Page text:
Survey for National Volunteer Monitoring Directory
Monitoring program names:
|Heal the Bay Stream Team|
Affiliation, if you are part of a national, statewide, or regional network (e.g., Izaak Walton League, Texas Watch):
|Contact Information |
Does your program serve as an "umbrella" organization for smaller monitoring groups?
Number of Active volunteers (excluding school classes):25~
For programs that work with schools: Teachers Number: Students Number:
Approx. annual monitoring budget: $ Year monitoring began: 1998~
Sources of funding or in-kind support
| Federal Government||x State Government|| Local Government|
|x Foundations||x Businesses|| Memberships|
|x Donations||x Grass roots fundraising (events, solicitations, etc.)||Other:|
|Does program have a written QA (quality assurance) plan?Yes Is it state-approved?No |
Does program have monitoring-related publications you are willing to share with, or sell to, other groups?
Counties in which you monitor:
Los Angeles County
Since 1998, almost 6,000 volunteers have gone through intense training and given their time as members of Heal the Bay's Stream Team. This volunteer crew of dedicated outdoors people spend their free time collecting environmental data in the Malibu Creek Watershed, which is the last natural watershed in Los Angeles, and home to some of the most beautiful wilderness in the L.A. area. Unfortunately, Malibu Creek, which drains to world-famous Surfrider Beach, suffers from high levels of bacteria, excessively high levels of nutrients and threatened habitat.
The Stream Team began by mapping Malibu Creek and its tributaries, using GPS technology to pinpoint the location of outfalls, pollution sources, and degraded habitat. We conducted extensive habitat restoration by removing invasive vegetation and replacing it with native plants. And we removed barriers to natural fish passage and migration, like the Texas Crossing in Serra Retreat. We also did research on the insects that live in the creek, which are good indicators of the overall health of the ecosystem. All of this data helped us determine where much of the pollution in the creek is coming from, how development has impacted the creek, and where some of the most urgent pollution problems are.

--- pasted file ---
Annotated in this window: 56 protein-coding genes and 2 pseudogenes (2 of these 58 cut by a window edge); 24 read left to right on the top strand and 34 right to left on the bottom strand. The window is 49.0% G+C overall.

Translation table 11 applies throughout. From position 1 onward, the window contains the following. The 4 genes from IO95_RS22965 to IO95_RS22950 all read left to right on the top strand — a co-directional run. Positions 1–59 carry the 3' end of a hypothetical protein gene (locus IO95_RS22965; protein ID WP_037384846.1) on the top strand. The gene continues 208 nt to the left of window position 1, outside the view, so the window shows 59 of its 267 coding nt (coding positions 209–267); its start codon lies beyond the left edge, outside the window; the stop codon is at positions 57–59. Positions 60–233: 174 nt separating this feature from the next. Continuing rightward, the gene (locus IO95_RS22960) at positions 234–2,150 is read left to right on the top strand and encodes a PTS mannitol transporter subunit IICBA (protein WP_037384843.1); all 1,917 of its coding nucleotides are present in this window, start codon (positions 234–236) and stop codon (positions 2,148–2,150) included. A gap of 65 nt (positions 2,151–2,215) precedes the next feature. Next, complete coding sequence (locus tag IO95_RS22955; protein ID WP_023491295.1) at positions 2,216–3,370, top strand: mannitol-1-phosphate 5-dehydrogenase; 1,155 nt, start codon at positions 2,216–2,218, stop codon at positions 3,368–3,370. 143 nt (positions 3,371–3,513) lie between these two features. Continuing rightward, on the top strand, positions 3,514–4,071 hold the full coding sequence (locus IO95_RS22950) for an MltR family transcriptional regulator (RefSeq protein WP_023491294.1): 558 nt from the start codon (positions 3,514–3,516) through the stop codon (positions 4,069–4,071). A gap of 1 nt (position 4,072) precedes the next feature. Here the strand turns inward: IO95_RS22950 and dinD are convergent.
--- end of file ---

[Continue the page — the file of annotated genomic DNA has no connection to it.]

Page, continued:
Today, Stream Team volunteers visit about 20 sites in the Malibu Creek watershed and conduct monthly water chemistry testing. They look at the site surroundings, speed of the water, clarity, and water temperature, and measure oxygen, dissolved solids, bacteria and nutrients. We enter this information into a database that then can track the health of a particular site over time, measuring impacts of things like development and rainfall.
Groundwater, Lake or Pond, River or Stream
Conductivity, Dissolved Oxygen, Flow/Water level, Nitrogen, pH, Phosphorus, Salinity, TSS/TDS, Turbidity, Water temp.
Aquatic vegetation, Bacteria, Fecal coliform, Habitat assessments, Terrestrial vegetation, Exotic / Invasive species
|Education||Our program, State government|
|Advocacy||Our program, Non-governmental community organizations, Local government, State government|
|Research ||Our program, Local government, State government|
|Community organizing|| |
|Screen for problems||Our program, Local government, State government|
|Establish baseline conditions||Our program, Local government, State government|
|Nonpoint source assessment|| |
|BMP evaluation|| |
|Land use decisions|| |
|Watershed planning||Our program, Non-governmental community organizations, Local government, State government|
|Plan restoration projects||Our program|
|Enforcement||Our program, Local government, State government|
|Shellfish bed closures||State government|
|Swimming advisories||Our program|
|State 305(b) report|| |